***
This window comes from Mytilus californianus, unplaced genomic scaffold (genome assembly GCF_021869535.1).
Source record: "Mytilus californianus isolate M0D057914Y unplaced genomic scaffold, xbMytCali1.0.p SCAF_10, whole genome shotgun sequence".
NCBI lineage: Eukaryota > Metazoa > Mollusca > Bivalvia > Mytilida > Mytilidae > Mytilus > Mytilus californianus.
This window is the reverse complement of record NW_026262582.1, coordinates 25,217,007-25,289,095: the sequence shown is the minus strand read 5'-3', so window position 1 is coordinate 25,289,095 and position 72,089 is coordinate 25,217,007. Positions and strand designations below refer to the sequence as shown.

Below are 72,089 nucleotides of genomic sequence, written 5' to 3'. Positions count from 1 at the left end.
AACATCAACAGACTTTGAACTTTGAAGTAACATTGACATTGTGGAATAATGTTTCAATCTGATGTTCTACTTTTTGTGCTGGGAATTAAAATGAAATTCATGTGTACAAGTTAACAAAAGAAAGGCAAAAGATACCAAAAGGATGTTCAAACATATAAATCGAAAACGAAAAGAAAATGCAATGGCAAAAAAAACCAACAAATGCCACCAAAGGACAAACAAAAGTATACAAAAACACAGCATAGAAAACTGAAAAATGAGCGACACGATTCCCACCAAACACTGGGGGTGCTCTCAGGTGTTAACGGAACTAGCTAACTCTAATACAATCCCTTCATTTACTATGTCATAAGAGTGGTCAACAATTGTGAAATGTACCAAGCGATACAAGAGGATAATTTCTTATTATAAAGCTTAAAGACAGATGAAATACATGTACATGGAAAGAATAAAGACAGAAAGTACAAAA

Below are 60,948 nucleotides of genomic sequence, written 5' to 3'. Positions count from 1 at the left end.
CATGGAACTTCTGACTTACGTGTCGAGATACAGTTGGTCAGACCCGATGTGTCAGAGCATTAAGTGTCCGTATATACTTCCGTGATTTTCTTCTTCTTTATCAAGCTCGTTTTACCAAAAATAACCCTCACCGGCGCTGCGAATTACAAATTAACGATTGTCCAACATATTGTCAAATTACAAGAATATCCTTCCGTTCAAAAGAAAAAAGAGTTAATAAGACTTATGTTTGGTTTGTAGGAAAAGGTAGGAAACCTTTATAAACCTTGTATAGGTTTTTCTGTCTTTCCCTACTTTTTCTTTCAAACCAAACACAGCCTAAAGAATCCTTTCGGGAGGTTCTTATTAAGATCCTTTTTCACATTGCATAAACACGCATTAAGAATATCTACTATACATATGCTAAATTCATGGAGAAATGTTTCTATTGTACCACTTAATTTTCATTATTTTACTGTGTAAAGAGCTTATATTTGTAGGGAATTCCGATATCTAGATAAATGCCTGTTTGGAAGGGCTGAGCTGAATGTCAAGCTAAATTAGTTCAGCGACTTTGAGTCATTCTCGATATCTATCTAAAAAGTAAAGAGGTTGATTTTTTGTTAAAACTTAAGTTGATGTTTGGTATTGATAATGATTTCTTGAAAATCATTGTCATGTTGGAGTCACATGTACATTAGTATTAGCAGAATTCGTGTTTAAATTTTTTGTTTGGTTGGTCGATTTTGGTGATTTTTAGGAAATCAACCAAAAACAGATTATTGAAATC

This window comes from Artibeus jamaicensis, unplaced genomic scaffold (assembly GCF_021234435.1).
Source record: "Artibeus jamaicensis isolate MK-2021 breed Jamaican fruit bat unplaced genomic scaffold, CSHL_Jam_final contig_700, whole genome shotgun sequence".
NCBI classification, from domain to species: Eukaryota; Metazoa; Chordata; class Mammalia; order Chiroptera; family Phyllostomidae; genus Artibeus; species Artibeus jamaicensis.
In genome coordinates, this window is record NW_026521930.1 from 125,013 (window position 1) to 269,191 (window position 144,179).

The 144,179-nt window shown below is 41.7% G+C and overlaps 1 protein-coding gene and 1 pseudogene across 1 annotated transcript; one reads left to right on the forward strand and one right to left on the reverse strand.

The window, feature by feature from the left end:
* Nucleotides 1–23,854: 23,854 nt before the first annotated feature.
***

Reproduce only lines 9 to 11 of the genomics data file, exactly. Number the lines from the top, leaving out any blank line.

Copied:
This window comes from Artibeus jamaicensis, unplaced genomic scaffold (assembly GCF_021234435.1).
Source record: "Artibeus jamaicensis isolate MK-2021 breed Jamaican fruit bat unplaced genomic scaffold, CSHL_Jam_final contig_700, whole genome shotgun sequence".
NCBI classification, from domain to species: Eukaryota; Metazoa; Chordata; class Mammalia; order Chiroptera; family Phyllostomidae; genus Artibeus; species Artibeus jamaicensis.